Sélecteur de langues
Brussels, 14 March 2011
Consumer protection: Commission requests Belgium to comply with rules on unfair commercial practices
The European Commission has sent a reasoned opinion to Belgium asking the country to comply with EU rules protecting consumers from commercial practices that could harm them. The move comes after Belgium failed to repeal national rules that do not fully comply with Directive 2005/29/EC on unfair commercial practices. These rules deal with bans on announcing price reductions during pre-sales periods and a ban on doorstep selling for products above €250. If Belgium does not comply within two months, the Commission may take this country to the Court of Justice.
EU legislation on unfair commercial practices (Directive 2005/29/EC of 11 May 2005) protects consumers from misleading and aggressive commercial practices in advertising. It also includes outright bans on a number of practices, such as falsely claiming that a product is offered for free.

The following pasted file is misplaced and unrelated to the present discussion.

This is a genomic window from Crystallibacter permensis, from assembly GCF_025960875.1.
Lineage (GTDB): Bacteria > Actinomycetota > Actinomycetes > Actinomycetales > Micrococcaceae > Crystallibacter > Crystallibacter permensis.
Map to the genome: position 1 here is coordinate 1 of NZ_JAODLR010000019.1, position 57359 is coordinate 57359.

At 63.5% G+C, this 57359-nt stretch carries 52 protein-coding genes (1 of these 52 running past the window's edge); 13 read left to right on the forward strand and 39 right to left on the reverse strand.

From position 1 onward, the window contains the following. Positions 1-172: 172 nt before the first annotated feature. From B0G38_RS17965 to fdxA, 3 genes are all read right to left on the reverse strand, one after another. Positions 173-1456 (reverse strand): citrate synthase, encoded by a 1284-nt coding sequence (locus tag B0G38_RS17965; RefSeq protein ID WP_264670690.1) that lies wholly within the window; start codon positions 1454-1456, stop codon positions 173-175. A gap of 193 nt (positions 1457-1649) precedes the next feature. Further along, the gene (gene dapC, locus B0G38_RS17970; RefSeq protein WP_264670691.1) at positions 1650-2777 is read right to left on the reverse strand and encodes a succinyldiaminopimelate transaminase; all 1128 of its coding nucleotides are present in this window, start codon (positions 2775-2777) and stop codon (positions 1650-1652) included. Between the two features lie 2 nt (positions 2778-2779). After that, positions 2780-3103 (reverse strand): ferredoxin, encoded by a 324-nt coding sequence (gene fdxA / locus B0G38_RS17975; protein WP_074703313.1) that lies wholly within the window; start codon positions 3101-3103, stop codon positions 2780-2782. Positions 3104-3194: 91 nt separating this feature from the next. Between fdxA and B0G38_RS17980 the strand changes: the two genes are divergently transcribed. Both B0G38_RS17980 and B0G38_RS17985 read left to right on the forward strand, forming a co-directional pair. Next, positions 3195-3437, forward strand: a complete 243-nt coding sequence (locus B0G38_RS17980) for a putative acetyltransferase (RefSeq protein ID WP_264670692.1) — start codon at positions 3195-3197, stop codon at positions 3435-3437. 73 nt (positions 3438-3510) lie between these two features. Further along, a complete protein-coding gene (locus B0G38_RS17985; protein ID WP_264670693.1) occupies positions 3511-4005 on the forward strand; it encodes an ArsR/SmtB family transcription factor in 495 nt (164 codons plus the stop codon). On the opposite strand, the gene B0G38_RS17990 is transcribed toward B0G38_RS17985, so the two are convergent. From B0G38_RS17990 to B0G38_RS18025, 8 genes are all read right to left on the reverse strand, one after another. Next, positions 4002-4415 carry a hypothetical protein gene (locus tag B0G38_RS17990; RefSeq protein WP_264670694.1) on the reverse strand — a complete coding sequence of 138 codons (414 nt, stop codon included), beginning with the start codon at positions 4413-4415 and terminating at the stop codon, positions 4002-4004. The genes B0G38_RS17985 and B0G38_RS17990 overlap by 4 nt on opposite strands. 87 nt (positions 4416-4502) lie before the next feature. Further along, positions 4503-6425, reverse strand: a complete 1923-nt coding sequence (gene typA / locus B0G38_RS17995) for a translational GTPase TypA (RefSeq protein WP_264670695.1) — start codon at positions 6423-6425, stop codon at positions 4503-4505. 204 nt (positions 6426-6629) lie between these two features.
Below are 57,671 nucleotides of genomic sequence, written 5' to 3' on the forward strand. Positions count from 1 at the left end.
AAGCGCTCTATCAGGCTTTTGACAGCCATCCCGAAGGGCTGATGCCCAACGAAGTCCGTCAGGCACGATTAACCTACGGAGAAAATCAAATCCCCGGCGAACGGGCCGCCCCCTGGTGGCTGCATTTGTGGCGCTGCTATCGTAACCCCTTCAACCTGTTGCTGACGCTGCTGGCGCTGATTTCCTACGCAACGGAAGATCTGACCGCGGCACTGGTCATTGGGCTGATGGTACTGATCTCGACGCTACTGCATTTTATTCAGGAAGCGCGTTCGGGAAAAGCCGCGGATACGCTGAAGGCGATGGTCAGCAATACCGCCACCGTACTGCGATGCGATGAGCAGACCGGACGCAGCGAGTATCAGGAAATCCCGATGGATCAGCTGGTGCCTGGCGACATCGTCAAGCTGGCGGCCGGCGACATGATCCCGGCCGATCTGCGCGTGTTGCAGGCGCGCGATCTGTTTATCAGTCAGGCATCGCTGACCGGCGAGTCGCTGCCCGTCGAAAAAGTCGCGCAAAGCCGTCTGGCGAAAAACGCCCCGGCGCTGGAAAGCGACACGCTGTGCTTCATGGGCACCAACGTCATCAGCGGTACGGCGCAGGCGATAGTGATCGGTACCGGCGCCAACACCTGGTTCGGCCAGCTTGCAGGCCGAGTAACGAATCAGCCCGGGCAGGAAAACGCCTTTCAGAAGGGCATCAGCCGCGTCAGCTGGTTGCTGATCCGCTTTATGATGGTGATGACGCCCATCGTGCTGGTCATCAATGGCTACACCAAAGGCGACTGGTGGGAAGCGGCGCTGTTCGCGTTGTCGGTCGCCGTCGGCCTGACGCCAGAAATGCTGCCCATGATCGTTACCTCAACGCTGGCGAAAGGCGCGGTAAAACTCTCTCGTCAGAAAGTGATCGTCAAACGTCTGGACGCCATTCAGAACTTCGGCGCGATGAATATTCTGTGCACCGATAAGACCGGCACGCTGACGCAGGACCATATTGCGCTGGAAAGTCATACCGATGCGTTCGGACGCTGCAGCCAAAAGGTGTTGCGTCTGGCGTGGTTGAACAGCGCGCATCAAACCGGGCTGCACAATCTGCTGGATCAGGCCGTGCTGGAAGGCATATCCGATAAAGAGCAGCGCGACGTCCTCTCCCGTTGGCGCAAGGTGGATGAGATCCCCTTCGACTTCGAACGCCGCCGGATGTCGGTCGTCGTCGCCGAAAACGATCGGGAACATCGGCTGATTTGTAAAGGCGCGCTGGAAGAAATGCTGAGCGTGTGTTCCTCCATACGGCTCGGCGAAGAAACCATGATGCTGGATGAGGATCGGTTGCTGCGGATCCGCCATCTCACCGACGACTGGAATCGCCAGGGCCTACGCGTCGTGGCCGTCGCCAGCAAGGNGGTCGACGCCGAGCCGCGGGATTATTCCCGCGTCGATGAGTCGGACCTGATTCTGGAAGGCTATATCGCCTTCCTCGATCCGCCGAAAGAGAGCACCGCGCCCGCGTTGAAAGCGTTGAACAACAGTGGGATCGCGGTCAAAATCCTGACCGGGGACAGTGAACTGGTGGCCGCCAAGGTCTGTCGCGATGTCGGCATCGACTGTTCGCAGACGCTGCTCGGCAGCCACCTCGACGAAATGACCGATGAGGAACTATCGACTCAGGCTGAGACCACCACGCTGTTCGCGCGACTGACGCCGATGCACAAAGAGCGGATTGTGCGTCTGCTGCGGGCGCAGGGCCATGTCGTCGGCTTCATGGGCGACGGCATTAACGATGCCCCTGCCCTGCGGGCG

The Commission asked Belgium to ensure that its national law complied with the Directive in a letter of formal notice, the first stage of EU legal action. Belgium amended some aspects of the law, but several problems remain. The Commission has therefore decided to continue the infringement proceedings against Belgium.
In the reasoned opinion adopted today, the Commission pointed out that Belgium has failed:
to adequately transpose the Directive by not applying it to liberal professions, such as dentists and physiotherapists;
to remove measures that do not comply with the Directive:
advertising price reductions;
Prohibiting the announcement of price reductions during pre-sales periods;
Banning doorstep selling for products above €250.
For further information:
Justice Directorate-General Newsroom:
Homepage of Vice-President Viviane Reding, EU Justice Commissioner:
For more information on EU infringement procedures, see MEMO/11/162